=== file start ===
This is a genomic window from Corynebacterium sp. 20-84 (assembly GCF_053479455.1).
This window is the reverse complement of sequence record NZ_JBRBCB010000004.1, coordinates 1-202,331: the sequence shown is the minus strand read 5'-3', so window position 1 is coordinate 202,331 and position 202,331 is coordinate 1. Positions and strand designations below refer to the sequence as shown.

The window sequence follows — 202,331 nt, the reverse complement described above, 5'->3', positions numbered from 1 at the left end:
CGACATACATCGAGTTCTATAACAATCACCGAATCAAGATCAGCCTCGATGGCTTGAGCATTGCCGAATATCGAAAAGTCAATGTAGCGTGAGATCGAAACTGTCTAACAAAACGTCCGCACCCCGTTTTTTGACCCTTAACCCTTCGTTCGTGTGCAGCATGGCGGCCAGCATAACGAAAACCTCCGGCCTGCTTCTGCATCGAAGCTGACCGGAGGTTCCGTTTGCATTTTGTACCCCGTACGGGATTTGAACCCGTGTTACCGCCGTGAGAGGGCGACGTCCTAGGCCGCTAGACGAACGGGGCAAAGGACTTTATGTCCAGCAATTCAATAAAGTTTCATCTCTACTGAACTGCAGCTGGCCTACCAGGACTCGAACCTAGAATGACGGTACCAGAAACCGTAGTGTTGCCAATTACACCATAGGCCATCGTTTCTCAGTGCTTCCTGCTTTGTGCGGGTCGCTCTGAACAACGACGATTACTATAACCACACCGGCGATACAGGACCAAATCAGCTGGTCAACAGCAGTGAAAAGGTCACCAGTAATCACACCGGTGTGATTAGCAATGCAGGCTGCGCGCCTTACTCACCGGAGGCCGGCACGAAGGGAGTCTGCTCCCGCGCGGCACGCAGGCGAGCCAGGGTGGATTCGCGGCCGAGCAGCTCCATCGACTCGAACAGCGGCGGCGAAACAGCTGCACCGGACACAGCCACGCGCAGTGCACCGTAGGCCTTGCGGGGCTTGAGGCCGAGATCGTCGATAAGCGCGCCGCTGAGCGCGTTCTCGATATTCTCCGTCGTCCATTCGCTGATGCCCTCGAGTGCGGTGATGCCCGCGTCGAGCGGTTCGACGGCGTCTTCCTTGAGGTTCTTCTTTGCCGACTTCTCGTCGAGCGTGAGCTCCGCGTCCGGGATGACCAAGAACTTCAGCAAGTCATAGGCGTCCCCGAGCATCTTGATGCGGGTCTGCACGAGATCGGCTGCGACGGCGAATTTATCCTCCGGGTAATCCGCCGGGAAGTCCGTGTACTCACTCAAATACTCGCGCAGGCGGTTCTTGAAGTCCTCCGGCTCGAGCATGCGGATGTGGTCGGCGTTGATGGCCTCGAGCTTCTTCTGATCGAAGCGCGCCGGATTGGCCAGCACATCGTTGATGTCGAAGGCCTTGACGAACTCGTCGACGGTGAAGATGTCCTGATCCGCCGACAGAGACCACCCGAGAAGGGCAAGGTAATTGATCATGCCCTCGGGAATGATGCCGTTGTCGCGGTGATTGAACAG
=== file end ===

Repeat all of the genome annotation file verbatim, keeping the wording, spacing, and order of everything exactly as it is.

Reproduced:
This is a genomic window from Corynebacterium sp. 20-84 (assembly GCF_053479455.1).
This window is the reverse complement of sequence record NZ_JBRBCB010000004.1, coordinates 1-202,331: the sequence shown is the minus strand read 5'-3', so window position 1 is coordinate 202,331 and position 202,331 is coordinate 1. Positions and strand designations below refer to the sequence as shown.

The window sequence follows — 202,331 nt, the reverse complement described above, 5'->3', positions numbered from 1 at the left end:
CGACATACATCGAGTTCTATAACAATCACCGAATCAAGATCAGCCTCGATGGCTTGAGCATTGCCGAATATCGAAAAGTCAATGTAGCGTGAGATCGAAACTGTCTAACAAAACGTCCGCACCCCGTTTTTTGACCCTTAACCCTTCGTTCGTGTGCAGCATGGCGGCCAGCATAACGAAAACCTCCGGCCTGCTTCTGCATCGAAGCTGACCGGAGGTTCCGTTTGCATTTTGTACCCCGTACGGGATTTGAACCCGTGTTACCGCCGTGAGAGGGCGACGTCCTAGGCCGCTAGACGAACGGGGCAAAGGACTTTATGTCCAGCAATTCAATAAAGTTTCATCTCTACTGAACTGCAGCTGGCCTACCAGGACTCGAACCTAGAATGACGGTACCAGAAACCGTAGTGTTGCCAATTACACCATAGGCCATCGTTTCTCAGTGCTTCCTGCTTTGTGCGGGTCGCTCTGAACAACGACGATTACTATAACCACACCGGCGATACAGGACCAAATCAGCTGGTCAACAGCAGTGAAAAGGTCACCAGTAATCACACCGGTGTGATTAGCAATGCAGGCTGCGCGCCTTACTCACCGGAGGCCGGCACGAAGGGAGTCTGCTCCCGCGCGGCACGCAGGCGAGCCAGGGTGGATTCGCGGCCGAGCAGCTCCATCGACTCGAACAGCGGCGGCGAAACAGCTGCACCGGACACAGCCACGCGCAGTGCACCGTAGGCCTTGCGGGGCTTGAGGCCGAGATCGTCGATAAGCGCGCCGCTGAGCGCGTTCTCGATATTCTCCGTCGTCCATTCGCTGATGCCCTCGAGTGCGGTGATGCCCGCGTCGAGCGGTTCGACGGCGTCTTCCTTGAGGTTCTTCTTTGCCGACTTCTCGTCGAGCGTGAGCTCCGCGTCCGGGATGACCAAGAACTTCAGCAAGTCATAGGCGTCCCCGAGCATCTTGATGCGGGTCTGCACGAGATCGGCTGCGACGGCGAATTTATCCTCCGGGTAATCCGCCGGGAAGTCCGTGTACTCACTCAAATACTCGCGCAGGCGGTTCTTGAAGTCCTCCGGCTCGAGCATGCGGATGTGGTCGGCGTTGATGGCCTCGAGCTTCTTCTGATCGAAGCGCGCCGGATTGGCCAGCACATCGTTGATGTCGAAGGCCTTGACGAACTCGTCGACGGTGAAGATGTCCTGATCCGCCGACAGAGACCACCCGAGAAGGGCAAGGTAATTGATCATGCCCTCGGGAATGATGCCGTTGTCGCGGTGATTGAACAG